Ben’s Profile Journey: That Time I Realized that Trying is a Real Thing I Have to Do
Hi, Ben here, and I’m embarking on a mission to not be fat when I turn 42. To do that I’ve partnered with Profile by Sanford and I want to take you with me on my journey.
As I do this Profile thing I have come to realize that I didn’t know what it means to try. To really try to do something. It’s not that that I’m a lazy person or anything. I am full of ambition; I have dreams, desires and goals. I think about the future, I work hard at my job and to take care of my family and home. But, now that I am in this quest to effect real change in myself, I’ve discovered what all those Facebook motivational posts mean.
I don’t respond well to most motivational, self-help, feel good rhetoric. I have a deep cynical streak that I nurtured to maturity in the back of the classroom at school. I have often thought of myself as ‘too cool’ for things like caring, or effort. For whatever reason that attitude has stuck with me in my fourth decade on Earth.
Not that I believe that there is no value in a healthy dose of cynical skepticism. That mindset is a core part of critical thinking. But, for me it also became an emotional shield. Now that shield is too often becoming a wall, preventing me from growing.
What often happens is that I tend to do thing half-way. I don’t really try. I get some success and rest on those laurels. I get trapped in a cycle of ‘good enough.’ Part of the problem, if I do say so myself, is that I’m a pretty bright person. I can figure things out, do good work and advance in my life. But, I’ve been resistant to going all-in on something; I’ll have one foot out the door. That has created a world for me where there’s a sharp drop off in success. This long term problematic mindset has been creeping into my Profile Journey.
I often say that part of my Profile journey that I didn’t expect is that it would be so much about my emotional health, as well as my physical health. But, as I talked with my Profile coach I’ve uncovered how closely connected my weight problem and emotions are. Like a shoelace caught in a vacuum; wrapping itself tight around the spinning brush so much that it breaks the belt and burns out the motor. Part of learning to be healthy is untangling my emotions from food. I have to try harder.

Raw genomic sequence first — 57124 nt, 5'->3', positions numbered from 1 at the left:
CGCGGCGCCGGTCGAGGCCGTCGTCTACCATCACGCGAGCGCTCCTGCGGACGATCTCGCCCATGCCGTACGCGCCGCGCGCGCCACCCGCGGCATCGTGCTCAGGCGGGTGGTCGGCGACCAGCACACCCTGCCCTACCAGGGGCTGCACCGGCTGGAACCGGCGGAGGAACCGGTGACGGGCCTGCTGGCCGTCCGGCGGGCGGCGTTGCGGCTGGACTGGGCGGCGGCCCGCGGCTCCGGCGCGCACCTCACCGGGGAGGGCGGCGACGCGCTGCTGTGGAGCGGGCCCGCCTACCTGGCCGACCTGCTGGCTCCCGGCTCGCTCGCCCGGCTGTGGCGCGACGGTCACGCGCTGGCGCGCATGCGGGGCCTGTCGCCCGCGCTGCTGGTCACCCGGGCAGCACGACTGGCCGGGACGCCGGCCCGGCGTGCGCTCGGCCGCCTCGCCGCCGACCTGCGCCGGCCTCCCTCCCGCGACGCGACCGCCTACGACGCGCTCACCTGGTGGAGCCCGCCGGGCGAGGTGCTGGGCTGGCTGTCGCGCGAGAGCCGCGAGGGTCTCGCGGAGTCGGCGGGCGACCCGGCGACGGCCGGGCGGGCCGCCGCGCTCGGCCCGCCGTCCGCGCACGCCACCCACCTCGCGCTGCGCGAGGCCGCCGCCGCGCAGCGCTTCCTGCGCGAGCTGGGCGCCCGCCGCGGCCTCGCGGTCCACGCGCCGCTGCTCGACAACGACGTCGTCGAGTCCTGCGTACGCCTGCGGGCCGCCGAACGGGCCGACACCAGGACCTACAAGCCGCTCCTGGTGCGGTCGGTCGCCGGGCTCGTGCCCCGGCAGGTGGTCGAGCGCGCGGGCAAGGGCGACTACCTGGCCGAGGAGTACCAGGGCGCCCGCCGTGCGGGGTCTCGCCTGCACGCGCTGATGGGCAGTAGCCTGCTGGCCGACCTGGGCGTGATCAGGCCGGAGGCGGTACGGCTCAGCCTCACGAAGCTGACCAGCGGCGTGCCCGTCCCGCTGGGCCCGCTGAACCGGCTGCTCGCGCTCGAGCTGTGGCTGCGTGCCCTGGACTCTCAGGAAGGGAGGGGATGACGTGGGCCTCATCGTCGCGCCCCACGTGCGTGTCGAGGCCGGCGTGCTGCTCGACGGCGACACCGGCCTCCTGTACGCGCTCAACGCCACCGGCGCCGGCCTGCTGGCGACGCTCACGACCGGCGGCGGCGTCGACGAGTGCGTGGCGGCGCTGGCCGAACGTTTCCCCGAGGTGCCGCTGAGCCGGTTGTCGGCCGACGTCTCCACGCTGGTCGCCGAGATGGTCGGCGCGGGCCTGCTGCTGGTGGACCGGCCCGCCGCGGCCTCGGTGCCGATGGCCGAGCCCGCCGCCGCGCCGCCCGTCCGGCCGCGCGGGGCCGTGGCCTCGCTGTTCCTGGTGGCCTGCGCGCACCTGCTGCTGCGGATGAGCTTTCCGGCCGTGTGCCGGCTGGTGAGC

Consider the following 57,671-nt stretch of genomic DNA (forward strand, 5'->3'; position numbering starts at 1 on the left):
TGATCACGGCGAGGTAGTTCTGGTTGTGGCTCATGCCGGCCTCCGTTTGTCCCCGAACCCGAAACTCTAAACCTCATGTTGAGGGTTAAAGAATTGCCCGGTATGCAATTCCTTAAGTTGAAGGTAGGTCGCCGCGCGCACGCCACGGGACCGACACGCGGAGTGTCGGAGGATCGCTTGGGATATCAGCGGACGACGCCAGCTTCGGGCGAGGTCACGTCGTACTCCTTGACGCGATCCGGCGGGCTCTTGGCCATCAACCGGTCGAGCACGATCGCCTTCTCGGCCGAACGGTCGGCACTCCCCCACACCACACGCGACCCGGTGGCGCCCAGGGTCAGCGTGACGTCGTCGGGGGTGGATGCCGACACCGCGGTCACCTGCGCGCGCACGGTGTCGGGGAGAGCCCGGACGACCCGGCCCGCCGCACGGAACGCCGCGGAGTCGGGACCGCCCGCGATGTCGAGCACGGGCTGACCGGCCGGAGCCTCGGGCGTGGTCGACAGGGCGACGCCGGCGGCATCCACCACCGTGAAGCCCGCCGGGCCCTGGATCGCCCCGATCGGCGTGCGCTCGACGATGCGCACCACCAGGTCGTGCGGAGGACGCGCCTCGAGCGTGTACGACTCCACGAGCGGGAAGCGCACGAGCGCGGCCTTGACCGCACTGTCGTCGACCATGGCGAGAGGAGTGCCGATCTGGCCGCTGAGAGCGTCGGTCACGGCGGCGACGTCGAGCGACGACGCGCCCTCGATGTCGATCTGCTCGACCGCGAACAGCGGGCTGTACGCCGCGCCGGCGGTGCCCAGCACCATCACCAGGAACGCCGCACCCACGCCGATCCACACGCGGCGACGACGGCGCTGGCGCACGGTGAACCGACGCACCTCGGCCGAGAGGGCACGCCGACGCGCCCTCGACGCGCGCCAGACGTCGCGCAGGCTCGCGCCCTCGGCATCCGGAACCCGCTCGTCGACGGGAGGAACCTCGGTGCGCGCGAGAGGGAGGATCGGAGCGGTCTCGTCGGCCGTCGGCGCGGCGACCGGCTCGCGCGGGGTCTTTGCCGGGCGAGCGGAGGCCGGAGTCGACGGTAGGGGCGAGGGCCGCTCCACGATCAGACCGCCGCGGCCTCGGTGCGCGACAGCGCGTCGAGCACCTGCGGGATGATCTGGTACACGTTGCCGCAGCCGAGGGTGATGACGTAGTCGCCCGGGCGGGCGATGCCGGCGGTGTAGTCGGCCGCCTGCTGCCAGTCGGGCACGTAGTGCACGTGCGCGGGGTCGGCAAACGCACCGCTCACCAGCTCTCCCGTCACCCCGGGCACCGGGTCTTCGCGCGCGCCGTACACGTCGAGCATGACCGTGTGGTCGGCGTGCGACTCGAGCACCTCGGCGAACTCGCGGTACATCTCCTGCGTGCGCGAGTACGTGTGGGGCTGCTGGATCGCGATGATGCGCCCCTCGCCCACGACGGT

My weight loss stalled in August, and September has been hard getting back into the groove. I know if it wasn’t for my Profile coach I’d have given up. I lost some weight in the first months of the program, I learned a lot, and had access to many tools and ideas. I was in a ‘good enough’ place. In the past that’s when I would have quit as soon as things got tough, like they did in August.
Since I hit this rough patch, I’ve reached my brain for reasons that things have been hard. Am I not getting the right meal replacements? Am I not getting enough support? Is someone sabotaging me? Are there tips and tricks that I’m missing? Is there a secret to success that is hidden from me? No, no, no, no, no, no; and a yes to the support question.
No, it’s clear that all there is for me to do is to try harder. To think about what I’m doing, to track my food intake, to walk on the treadmill. The only missing piece between wanting and doing has been trying. I know the biggest hurdle has been a ridiculous clinging to the concept of spontaneity. “If I plan things I won’t have fun.” “If I pay attention to things I won’t have a good time.” As the damage this idea is doing to me, and my self-awareness of it, has become clearer I’m angry to the point of embarrassment. Of course none of that is true, I’m not missing out of anything if I plan and pay attention. Well, that’s not true; I’m missing out on living well.
Now, I am working on dropping my attitude, as my parents would tell me to lo these many years ago. I have all the tools, all that I need. Now I have to give 100%. Not 110% because that’s physically impossible. I want it; I can see the end game, now it’s up to me. I have to tackle this little by little, one step at a time.
It’s like that old saying ‘how do you eat an elephant?’ Well it depends on how you prepare it; if you have elephant soup you’ll eat it with a spoon. But for an elephant meatloaf, a fork, and I bet you use your hands for the ribs. I think I misunderstood that saying.